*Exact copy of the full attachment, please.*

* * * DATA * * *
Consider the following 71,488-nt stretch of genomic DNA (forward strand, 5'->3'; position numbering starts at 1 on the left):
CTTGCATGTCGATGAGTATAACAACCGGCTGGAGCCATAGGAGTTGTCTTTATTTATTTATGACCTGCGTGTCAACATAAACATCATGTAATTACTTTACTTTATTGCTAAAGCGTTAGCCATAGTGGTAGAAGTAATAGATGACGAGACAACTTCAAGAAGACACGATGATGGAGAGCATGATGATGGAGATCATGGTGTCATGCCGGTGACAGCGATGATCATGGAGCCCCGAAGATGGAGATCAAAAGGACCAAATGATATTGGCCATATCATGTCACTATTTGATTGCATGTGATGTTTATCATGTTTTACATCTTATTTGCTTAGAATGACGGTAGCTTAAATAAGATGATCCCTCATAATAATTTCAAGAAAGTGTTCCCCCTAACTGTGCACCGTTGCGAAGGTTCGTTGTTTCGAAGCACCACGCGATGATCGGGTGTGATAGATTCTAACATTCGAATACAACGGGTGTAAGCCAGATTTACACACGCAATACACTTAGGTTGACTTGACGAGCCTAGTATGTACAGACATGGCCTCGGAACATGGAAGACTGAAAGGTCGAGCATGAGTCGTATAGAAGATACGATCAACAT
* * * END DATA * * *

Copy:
Consider the following 71,488-nt stretch of genomic DNA (forward strand, 5'->3'; position numbering starts at 1 on the left):
CTTGCATGTCGATGAGTATAACAACCGGCTGGAGCCATAGGAGTTGTCTTTATTTATTTATGACCTGCGTGTCAACATAAACATCATGTAATTACTTTACTTTATTGCTAAAGCGTTAGCCATAGTGGTAGAAGTAATAGATGACGAGACAACTTCAAGAAGACACGATGATGGAGAGCATGATGATGGAGATCATGGTGTCATGCCGGTGACAGCGATGATCATGGAGCCCCGAAGATGGAGATCAAAAGGACCAAATGATATTGGCCATATCATGTCACTATTTGATTGCATGTGATGTTTATCATGTTTTACATCTTATTTGCTTAGAATGACGGTAGCTTAAATAAGATGATCCCTCATAATAATTTCAAGAAAGTGTTCCCCCTAACTGTGCACCGTTGCGAAGGTTCGTTGTTTCGAAGCACCACGCGATGATCGGGTGTGATAGATTCTAACATTCGAATACAACGGGTGTAAGCCAGATTTACACACGCAATACACTTAGGTTGACTTGACGAGCCTAGTATGTACAGACATGGCCTCGGAACATGGAAGACTGAAAGGTCGAGCATGAGTCGTATAGAAGATACGATCAACAT